January 26, 2012

Apple Squeezing Out Traditional Gaming Systems

The world´s largest maker of video-game machines, Nintendo, has its full-year loss forecast and can only sit and watch as Apple devices trample over a gaming market that it once dominated. The net loss in the year ending in March may be $838 million, over triple what it originally forecast, report Naoko Fujimura and Takashi Amano for Bloomberg.

Nintendo, in an effort to keep its latest gaming device the 3DS from languishing on shelves, cut prices by as much as 40 percent, only 6 months after it hit the market. Nintendo president Satoru Iwata said he expects full-year sales of 14 million units and not the 16 million originally intended, for the device that has a 3-dimensional feature that was thought would appeal to young gamers.

The creator of “Super Mario Bros.” games is predicting its first annual loss in at least three decades as a surging yen and consumer preference for gaming on the iPhone and iPad helped Apple more than double profit in the quarter.

Mitsushige Akino, who oversees about $600 million at Tokyo-based Ichiyoshi Investment Management says, “The company faces a structural problem that people are opting for their smartphones and tablet PCs to kill their time. I can´t see Nintendo´s next strategy. There will probably be a discussion about how worse it can get.”

Nintendo also cut its forecast for annual sales of its aging Wii console to 10 million devices from 12 million. “Their time of growth (from consoles) is over, and, while I don´t think the company will cease to exist, if they don´t move into new categories, they will no doubt lose the great scale they´ve amassed,” explained Akino.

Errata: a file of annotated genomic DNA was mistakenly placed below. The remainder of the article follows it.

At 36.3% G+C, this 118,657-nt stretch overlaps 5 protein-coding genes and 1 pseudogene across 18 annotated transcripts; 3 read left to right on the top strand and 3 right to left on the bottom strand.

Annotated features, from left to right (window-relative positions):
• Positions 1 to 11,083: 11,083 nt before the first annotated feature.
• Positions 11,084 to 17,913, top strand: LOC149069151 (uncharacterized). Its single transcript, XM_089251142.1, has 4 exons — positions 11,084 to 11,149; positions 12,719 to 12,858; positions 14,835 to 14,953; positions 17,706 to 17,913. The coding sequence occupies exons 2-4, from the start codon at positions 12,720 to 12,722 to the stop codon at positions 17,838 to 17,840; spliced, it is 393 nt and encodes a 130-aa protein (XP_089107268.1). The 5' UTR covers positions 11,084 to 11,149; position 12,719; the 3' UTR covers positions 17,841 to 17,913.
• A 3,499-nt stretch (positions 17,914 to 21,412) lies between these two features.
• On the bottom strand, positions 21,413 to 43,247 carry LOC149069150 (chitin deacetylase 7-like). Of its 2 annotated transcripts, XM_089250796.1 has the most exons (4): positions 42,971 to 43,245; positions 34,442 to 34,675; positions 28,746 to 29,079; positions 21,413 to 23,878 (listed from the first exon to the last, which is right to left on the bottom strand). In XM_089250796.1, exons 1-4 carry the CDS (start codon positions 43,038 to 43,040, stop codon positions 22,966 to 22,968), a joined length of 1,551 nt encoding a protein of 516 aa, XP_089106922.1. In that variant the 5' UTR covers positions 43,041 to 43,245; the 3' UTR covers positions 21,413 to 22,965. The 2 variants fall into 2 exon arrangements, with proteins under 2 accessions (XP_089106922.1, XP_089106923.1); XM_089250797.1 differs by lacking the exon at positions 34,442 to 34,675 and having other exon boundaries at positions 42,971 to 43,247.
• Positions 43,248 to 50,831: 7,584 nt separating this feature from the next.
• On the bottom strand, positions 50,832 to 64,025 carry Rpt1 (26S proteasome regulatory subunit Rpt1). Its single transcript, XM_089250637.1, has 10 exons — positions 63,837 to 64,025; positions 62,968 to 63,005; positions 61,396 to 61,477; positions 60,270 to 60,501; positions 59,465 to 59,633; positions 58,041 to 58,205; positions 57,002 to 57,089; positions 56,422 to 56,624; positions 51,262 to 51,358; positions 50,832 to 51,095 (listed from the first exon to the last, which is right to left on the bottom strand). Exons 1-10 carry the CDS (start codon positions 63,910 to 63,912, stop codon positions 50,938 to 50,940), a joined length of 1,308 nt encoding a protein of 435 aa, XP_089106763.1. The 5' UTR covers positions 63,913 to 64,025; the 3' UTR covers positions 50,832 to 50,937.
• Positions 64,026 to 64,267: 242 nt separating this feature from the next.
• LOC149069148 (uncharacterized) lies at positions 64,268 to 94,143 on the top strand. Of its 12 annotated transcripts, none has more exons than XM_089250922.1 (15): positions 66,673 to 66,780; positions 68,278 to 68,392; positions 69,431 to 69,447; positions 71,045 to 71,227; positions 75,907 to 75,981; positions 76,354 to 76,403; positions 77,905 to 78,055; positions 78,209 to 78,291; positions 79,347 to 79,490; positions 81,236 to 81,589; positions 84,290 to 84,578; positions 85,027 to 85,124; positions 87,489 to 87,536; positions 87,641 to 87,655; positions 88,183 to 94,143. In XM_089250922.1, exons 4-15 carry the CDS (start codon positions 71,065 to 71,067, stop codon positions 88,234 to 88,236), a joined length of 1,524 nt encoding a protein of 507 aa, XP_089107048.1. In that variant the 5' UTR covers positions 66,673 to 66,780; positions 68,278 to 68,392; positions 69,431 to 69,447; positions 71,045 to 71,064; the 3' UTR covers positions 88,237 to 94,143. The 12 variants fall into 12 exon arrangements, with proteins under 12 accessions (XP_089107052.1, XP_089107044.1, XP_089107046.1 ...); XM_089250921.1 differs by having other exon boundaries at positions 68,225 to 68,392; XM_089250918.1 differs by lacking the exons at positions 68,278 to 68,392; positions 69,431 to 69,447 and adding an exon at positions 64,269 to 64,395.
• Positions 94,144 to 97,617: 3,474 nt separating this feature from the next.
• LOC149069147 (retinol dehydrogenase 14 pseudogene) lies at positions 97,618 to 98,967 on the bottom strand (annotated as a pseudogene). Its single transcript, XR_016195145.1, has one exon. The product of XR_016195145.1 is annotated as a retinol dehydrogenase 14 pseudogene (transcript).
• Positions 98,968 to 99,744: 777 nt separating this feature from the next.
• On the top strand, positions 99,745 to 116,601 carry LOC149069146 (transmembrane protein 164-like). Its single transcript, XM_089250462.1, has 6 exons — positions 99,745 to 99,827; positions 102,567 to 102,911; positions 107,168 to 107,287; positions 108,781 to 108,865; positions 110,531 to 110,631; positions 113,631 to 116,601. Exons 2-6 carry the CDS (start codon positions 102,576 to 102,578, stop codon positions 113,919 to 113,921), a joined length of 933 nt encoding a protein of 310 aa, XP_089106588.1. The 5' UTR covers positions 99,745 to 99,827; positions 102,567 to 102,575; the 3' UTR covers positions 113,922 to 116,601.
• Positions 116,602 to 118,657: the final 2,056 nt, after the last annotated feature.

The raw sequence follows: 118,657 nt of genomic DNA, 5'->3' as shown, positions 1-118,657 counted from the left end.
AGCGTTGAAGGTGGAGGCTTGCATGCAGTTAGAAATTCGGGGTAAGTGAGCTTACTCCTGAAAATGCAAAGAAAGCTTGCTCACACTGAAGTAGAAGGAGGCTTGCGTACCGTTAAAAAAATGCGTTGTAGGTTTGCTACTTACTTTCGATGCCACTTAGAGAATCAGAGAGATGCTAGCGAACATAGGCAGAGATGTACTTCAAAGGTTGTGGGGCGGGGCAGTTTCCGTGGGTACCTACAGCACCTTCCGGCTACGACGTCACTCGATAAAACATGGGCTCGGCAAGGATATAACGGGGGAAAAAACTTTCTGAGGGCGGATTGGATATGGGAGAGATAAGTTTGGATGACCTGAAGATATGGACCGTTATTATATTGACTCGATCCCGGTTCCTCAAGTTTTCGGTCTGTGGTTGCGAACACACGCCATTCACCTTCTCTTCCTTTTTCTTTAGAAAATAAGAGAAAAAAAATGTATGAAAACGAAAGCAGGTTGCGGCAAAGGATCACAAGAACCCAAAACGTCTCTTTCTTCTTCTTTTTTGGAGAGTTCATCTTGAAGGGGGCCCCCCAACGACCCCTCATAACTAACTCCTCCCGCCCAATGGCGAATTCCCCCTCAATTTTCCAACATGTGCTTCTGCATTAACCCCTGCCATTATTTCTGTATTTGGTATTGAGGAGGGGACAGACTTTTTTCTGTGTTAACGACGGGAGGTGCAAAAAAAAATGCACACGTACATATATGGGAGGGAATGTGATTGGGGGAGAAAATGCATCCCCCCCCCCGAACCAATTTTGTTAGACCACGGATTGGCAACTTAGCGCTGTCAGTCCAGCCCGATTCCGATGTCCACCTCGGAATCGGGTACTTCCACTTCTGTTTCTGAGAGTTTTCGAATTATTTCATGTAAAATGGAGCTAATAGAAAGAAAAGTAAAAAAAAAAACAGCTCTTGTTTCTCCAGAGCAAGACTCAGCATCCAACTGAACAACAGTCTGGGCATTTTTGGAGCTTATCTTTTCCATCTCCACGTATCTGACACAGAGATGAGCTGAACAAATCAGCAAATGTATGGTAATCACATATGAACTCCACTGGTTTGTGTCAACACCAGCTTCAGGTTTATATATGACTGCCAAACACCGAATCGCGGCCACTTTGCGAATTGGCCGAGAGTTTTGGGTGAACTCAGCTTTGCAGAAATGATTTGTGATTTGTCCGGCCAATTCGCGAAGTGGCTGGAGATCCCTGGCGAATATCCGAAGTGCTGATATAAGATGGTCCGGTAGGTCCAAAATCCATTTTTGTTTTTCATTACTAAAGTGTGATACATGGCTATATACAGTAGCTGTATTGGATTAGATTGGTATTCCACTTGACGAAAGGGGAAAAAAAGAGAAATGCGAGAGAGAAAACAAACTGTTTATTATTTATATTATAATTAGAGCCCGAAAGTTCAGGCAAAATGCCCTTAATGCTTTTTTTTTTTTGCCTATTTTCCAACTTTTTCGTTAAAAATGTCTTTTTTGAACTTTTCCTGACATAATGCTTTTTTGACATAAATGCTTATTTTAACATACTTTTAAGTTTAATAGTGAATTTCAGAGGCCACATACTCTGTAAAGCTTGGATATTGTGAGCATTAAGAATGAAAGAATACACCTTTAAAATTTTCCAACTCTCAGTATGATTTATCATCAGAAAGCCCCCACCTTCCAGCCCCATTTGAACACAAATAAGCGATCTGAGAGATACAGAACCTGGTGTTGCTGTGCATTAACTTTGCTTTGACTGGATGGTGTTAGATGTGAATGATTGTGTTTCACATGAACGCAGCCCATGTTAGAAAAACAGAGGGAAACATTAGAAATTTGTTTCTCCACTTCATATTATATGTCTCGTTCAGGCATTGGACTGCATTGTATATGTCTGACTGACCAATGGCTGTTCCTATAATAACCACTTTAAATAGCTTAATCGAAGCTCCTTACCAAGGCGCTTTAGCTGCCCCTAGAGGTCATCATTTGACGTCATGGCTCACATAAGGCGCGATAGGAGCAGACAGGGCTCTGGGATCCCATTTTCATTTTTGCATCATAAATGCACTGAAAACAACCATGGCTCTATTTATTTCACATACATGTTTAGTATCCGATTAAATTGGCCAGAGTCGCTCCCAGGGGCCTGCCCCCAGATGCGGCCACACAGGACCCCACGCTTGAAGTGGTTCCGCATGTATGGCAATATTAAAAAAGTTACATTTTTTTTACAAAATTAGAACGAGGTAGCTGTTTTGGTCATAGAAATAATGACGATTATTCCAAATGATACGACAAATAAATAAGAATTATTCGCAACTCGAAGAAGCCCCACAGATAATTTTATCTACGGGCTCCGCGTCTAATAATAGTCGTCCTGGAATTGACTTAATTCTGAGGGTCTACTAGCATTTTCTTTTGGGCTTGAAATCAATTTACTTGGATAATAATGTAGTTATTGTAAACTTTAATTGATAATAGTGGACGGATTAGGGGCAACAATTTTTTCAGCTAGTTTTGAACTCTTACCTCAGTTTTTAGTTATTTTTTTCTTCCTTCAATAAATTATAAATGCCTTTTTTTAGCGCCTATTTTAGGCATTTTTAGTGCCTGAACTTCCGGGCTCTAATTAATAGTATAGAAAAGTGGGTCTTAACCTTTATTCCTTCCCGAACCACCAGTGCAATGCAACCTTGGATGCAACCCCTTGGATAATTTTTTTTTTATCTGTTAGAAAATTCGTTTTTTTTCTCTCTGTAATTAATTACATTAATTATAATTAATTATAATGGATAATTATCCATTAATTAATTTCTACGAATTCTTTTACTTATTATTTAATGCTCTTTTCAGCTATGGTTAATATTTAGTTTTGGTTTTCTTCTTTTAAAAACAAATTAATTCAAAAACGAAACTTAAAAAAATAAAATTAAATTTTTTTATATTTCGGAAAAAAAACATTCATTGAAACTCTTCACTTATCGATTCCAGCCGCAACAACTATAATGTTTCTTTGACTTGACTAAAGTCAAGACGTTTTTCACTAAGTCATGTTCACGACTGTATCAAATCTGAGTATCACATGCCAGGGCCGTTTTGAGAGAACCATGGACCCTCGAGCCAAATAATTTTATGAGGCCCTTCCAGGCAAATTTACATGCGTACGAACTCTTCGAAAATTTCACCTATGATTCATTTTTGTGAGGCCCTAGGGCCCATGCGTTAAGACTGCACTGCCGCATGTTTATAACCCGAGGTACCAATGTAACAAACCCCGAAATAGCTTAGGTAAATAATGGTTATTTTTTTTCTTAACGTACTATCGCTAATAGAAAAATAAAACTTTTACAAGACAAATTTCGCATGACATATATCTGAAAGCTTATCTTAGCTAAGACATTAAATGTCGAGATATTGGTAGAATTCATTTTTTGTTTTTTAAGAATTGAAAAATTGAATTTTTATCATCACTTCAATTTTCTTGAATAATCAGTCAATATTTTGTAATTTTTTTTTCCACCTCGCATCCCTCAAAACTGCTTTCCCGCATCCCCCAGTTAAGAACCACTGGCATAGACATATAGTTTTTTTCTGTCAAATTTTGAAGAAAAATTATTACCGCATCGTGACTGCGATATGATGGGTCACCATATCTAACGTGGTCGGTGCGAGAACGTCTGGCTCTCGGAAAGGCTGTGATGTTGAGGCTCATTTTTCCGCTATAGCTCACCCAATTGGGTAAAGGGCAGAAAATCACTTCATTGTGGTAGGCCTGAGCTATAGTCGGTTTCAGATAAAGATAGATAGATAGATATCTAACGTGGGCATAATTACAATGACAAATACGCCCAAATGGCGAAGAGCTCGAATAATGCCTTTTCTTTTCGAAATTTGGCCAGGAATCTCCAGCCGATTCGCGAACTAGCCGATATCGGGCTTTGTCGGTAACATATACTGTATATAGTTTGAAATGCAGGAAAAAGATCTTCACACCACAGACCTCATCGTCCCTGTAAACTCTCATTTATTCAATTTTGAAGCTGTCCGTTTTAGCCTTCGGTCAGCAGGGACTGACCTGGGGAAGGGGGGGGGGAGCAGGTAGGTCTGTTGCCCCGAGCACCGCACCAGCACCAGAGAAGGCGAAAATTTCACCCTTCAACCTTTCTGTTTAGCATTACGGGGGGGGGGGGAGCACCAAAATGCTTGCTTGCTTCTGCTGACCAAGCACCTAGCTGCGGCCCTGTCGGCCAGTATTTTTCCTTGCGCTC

A successor to the once-popular Wii´s console, the Wii U, is expected to be on sale by the holiday season for 2012, but with cloud-based gaming emerging as a potential threat, Nintendo may have trouble generating excitement about its new product, some analysts say.

Google TV and a probable Apple TV could be the blow that kills off traditional gaming console systems, reports Yoshiyuki Osada and Isabel Reynolds for Reuters. “We think we need to consider the possibility that home consoles could become a thing of the past,” Citigroup analyst Soichiro Fukuda wrote in a recent report.

“We think the direction taken by marketing trendsetter Apple will be very important and we will be watching the company´s announcements at future events with interest.”

Apple offers more than 100,000 game and entertainment titles for its mobile devices, many at little, or no cost at all and reported sales of 37 million iPhones in the quarter ending Dec. 31, helping its profit surge to $13.1 billion in the period.


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